Everybody likes a pirate, I think.However, it is also #2 son’s birthday. I have always thought it was pretty cool that he got to have his birthday on Talk Like a Pirate Day, and have made the most of the connection. We have a Pirate Cookbook, and a pirate CD, and have in the past had pirate cakes and humorous pirate tableware.
I have been told that the joke is wearing thin. #2 son still wants to have birthday cake and presents for breakfast, but he is now 15, and too cool to celebrate Talk Like a Pirate Day along with his birthday.
I am baking birthday cake right now, at 5:04 a.m., and we have bought a new cell phone, a pull-up bar, and a couple of books as presents.
One is Tales of Alan Quartermain, because #2 son is a big fan of H. Rider Haggard. The other is Cooking Up a Storm, a cool new teen cookbook. This book is so current that the pictures will be funny in a decade, but the food is healthy and sounds tasty. Recipes include things like guacamole and curry and spaghetti, and it has categories like things to eat on exam day and things to fix when you want to impress girls. We haven’t made anything out of it yet, but the ingredients are all real food. It is a British cookbook, but the version available in the U.S is not confusing. No saveloys.
There has been knitting going on chez fibermom.I finished the second Tychus hat. You may recall that #1 son said the first Tychus hat was too long — cuffed hats are Out. He also felt that it was too narrow, and looked pointed at the top. So I made him another. This one, he thinks, is too short and wide.
I tried the first one on for him, because I always think that a hat looks better on a head. “You look like a
Hershey’s kiss,” said #2 son helpfully.
My husband disagreed. “It’s pointy like a scorpion’s nose,” he said.
I must have looked sceptical, because he then reminded me that I had never seen a scorpion’s nose, only pictures, and was not qualified to judge the accuracy of his statement. He does this sort of thing all the time.
I blocked the second hat severely, in hopes that the final shape would pass muster with #1 son. I can see dozens of Tychus hats in my future, each subtly different from the others, and none exactly as he wants it to be.
These odd shapes are bath fizzies. I made them during yesterday’s hour of working on Christmas presents. There is a hemispheric theme going on, I know. These are pale lavender, but on my monitor they have much the same color as the Tychus hats, too.
You might want to make some yourself. Combine the following things:
10 T baking soda
5 T cornstarch
5 T citric acid
That’s the chemistry part. When these things get wet together, they fizz excitingly. The fizziness lies dormant until you throw one into the bath, at which point the fizzing and scent are released by the water. The baking soda gives the bather nice soft skin. I also mixed in some dried lavender flowers from my garden. Not enough to clog the bathtub drain, just enough for a good effect.
Now you get a little spray bottle (little is important, as otherwise it will be hard to achieve enough volume to spray). Combine scented oils, soap coloring, a bit of water, and almond oil if you feel like it. I used lavender oil, peppermint, and a fragrance blend called “herbal garden,” and mixed blue and red colors. This is an aromatherapy combination that is supposed to calm and refresh a person, and it is not too girly a scent. In fact, lavender is really not a feminine scent at all. If you find yourself making fragrance gifts for guys, try lavender with eucalyptus, sandalwood, oakmoss, and other such masculine scents and you will be surprised by how well it gives just a bit of sharpness to the blend.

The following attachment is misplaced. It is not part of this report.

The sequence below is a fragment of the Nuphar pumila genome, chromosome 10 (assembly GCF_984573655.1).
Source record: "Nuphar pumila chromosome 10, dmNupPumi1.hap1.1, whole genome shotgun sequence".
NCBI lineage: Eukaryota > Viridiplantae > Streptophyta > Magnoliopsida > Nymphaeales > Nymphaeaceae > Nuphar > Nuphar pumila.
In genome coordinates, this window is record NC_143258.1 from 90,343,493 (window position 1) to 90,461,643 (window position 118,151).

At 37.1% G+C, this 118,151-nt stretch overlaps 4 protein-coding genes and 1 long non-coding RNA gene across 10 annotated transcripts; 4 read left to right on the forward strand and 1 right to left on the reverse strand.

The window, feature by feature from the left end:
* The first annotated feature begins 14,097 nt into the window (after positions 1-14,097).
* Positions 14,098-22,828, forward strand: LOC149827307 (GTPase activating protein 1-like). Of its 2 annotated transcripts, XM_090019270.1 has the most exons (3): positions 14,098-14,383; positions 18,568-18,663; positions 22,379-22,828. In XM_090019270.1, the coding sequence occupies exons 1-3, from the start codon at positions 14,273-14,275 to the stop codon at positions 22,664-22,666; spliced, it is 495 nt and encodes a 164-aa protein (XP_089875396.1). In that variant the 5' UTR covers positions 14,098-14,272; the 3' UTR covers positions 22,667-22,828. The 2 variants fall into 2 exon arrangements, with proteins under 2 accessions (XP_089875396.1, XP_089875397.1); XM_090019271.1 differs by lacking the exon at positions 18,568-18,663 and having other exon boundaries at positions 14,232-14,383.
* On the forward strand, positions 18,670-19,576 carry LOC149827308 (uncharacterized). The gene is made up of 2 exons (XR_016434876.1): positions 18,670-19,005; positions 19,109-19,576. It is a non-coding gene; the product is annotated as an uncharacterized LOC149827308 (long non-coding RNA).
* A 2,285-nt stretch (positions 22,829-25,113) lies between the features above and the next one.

Spray the combined powdery stuff a few times and mix it in quickly with your hands. You must be careful with this step, since you don’t want to get the stuff wet enough to precipitate a fizzing, just wet enough to stick together. Keep spraying and quickly mixing till the stuff can be packed together like snow or wet sand or shortbread dough (depending on your personal experience — surely everyone has experienced at least one of these things). At that point, pack the stuff into molds. I like to rub the molds well with shea butter. Some people mix the shea butter into the fizzy mixture, but I find that less successful. You just want a little for luxury, after all.
Leave the fizzies in the molds for a few hours, then unmold them and quickly wrap them against moisture. Some people bake their fizzies at a low temperature for an hour or so for a crisp finish, and I have done this in the past, but I didn’t find that it made a big difference. Some people also hide things in the middle of the fizzies — fortunes, you know, or charms.
These make nice little gifts for your girlfriends, and combine well with tawashis, knitted facecloths, and suchlike. If you use a non-girly scent like the one I mentioned, there is no reason you couldn’t give them to a guy, either. You can also keep them for yourself, and once you try one, you will probably want to.